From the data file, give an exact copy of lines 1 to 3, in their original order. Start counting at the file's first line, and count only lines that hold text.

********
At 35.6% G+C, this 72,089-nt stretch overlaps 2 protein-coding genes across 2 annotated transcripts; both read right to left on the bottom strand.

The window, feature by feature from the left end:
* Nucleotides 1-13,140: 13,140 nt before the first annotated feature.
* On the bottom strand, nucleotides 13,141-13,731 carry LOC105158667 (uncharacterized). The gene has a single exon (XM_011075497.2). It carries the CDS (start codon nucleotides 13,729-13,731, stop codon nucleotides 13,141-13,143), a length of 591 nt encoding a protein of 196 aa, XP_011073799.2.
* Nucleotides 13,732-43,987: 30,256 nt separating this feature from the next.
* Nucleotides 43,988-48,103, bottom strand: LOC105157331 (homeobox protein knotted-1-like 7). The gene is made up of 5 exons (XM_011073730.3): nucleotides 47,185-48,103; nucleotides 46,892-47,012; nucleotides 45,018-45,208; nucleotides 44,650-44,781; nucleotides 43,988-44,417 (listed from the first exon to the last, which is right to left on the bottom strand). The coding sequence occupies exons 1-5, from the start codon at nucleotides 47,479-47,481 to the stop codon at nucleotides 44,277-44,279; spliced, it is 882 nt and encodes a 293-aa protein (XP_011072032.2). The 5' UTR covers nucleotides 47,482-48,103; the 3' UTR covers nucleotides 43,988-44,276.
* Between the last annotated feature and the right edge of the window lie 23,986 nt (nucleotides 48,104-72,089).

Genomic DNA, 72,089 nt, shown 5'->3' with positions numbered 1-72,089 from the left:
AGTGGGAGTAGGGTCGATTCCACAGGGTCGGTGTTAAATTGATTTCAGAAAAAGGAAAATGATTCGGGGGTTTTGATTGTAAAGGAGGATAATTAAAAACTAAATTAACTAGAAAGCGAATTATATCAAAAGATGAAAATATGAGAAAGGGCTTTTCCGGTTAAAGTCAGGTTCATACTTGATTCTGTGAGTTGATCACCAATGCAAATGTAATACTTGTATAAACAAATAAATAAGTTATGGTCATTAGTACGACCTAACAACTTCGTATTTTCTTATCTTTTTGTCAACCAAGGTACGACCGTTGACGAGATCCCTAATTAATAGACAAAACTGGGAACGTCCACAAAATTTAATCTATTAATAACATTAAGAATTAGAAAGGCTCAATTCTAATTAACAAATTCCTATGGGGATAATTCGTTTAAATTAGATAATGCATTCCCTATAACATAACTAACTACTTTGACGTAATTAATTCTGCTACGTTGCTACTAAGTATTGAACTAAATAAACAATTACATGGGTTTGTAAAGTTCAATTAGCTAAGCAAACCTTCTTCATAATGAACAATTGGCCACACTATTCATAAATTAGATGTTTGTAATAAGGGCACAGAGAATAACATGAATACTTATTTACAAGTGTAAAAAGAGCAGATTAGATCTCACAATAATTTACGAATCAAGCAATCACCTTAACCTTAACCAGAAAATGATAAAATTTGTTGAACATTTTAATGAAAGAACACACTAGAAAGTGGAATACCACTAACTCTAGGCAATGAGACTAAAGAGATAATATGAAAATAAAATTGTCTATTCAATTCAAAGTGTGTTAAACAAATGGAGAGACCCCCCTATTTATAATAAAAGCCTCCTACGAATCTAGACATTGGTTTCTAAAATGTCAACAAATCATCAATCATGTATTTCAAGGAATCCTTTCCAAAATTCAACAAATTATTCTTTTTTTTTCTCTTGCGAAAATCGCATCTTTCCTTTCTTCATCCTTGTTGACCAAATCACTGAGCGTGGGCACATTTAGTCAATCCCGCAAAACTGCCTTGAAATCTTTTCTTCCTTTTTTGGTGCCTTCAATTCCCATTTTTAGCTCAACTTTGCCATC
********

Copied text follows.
At 35.6% G+C, this 72,089-nt stretch overlaps 2 protein-coding genes across 2 annotated transcripts; both read right to left on the bottom strand.

The window, feature by feature from the left end:
* Nucleotides 1-13,140: 13,140 nt before the first annotated feature.